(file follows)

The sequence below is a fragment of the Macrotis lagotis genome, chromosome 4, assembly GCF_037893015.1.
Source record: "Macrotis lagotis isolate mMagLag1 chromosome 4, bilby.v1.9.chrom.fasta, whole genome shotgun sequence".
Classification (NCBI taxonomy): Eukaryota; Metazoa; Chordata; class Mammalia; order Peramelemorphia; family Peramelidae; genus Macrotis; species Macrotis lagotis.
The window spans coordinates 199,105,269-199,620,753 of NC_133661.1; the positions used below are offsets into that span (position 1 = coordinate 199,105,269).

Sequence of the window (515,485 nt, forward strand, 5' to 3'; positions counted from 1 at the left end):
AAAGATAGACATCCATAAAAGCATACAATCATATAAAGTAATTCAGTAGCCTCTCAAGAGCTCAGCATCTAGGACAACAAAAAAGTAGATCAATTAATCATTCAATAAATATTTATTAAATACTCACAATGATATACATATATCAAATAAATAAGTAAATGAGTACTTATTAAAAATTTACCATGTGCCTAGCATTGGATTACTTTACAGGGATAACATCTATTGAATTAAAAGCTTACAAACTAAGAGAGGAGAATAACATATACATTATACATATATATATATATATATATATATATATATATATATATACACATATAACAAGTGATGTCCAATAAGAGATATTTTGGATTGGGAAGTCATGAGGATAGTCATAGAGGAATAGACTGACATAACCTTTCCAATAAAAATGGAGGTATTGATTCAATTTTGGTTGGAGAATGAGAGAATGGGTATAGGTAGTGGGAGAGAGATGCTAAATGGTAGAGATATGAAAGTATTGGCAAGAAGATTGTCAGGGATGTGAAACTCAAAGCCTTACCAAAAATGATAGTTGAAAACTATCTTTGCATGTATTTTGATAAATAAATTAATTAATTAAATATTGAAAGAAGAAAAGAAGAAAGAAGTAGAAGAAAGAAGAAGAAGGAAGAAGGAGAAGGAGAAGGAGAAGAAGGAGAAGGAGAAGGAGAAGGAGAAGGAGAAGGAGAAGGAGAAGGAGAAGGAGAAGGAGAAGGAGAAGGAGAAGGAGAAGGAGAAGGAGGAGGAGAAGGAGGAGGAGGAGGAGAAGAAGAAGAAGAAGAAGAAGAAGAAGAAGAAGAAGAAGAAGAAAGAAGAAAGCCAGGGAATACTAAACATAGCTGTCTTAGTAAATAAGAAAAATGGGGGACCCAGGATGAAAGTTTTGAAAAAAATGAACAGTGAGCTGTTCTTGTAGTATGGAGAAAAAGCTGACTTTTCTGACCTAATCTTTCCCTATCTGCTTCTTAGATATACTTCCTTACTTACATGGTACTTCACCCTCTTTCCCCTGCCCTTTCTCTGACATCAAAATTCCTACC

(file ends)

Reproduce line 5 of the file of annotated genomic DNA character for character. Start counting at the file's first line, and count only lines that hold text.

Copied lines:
Sequence of the window (515,485 nt, forward strand, 5' to 3'; positions counted from 1 at the left end):